Employment costs up 1.0 percent from June to September

October 31, 2003

Compensation costs for private sector workers rose 1.0 percent from June to September (seasonally adjusted), compared with a gain of 0.8 percent in the prior quarter.

3-month percent changes in Employment Cost Index, private industry workers, seasonally adjusted, December 2001-September 2003
[Chart data—TXT]

Gains in private sector compensation costs were led by increases of over 1.0 percent for retail trade and white-collar workers. Private sector compensation gains were dampened by increases below 1.0 percent for transportation and public utilities and service workers.

Benefit costs rose by 1.4 percent for the September quarter, following a 1.3-percent gain in the previous quarter.

Wages and salaries for private industry workers rose 0.9 percent for the September quarter, following a more modest 0.6-percent gain during the prior quarter.

These data are from the BLS Compensation Cost Trends program. Compensation costs (also known as employment costs) include wages, salaries, and employer costs for employee benefits. Data are subject to revision. Learn more in "Employment Cost Index – September 2003" (PDF) (TXT), news release USDL 03-619.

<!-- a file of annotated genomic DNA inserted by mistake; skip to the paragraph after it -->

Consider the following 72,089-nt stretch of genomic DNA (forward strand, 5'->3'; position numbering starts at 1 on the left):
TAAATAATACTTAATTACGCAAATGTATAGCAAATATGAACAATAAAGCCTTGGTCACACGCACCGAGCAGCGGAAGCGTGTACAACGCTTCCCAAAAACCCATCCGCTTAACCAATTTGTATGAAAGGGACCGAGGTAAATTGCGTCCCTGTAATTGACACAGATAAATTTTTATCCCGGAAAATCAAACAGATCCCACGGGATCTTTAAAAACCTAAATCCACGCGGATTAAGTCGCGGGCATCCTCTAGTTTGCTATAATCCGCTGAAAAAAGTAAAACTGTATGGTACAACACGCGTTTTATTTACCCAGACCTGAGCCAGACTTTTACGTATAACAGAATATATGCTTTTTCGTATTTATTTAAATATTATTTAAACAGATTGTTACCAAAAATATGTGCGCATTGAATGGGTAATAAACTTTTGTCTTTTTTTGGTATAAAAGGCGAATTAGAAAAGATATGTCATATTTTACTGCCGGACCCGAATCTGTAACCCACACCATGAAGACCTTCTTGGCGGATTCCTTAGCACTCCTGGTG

SUGGESTED CITATION

Bureau of Labor Statistics, U.S. Department of Labor, The Economics Daily, Employment costs up 1.0 percent from June to September on the Internet at http://www.bls.gov/opub/ted/2003/oct/wk4/art05.htm (visited August 27, 2016).

OF INTEREST

Recent editions of Spotlight on Statistics

  • A look at healthcare spending, employment, pay, benefits, and prices
    As one of the largest U.S. industries, healthcare is steadily growing to meet the needs of an increasing population with an increasing life expectancy. This Spotlight looks at how much people spend on healthcare, current and projected employment in the industry, employer-provided healthcare benefits, healthcare prices, and pay for workers in healthcare occupations.

  • Employment and Wages in Healthcare Occupations
    Healthcare occupations are a significant percentage of U.S. employment. Some of the largest and highest paying occupations are in healthcare. This Spotlight examines employment and wages for healthcare occupations.

  • Fifty years of looking at changes in peoples lives
    Longitudinal surveys help us understand long-term changes, such as how events that happened when a person was in high school affect labor market success as an adult.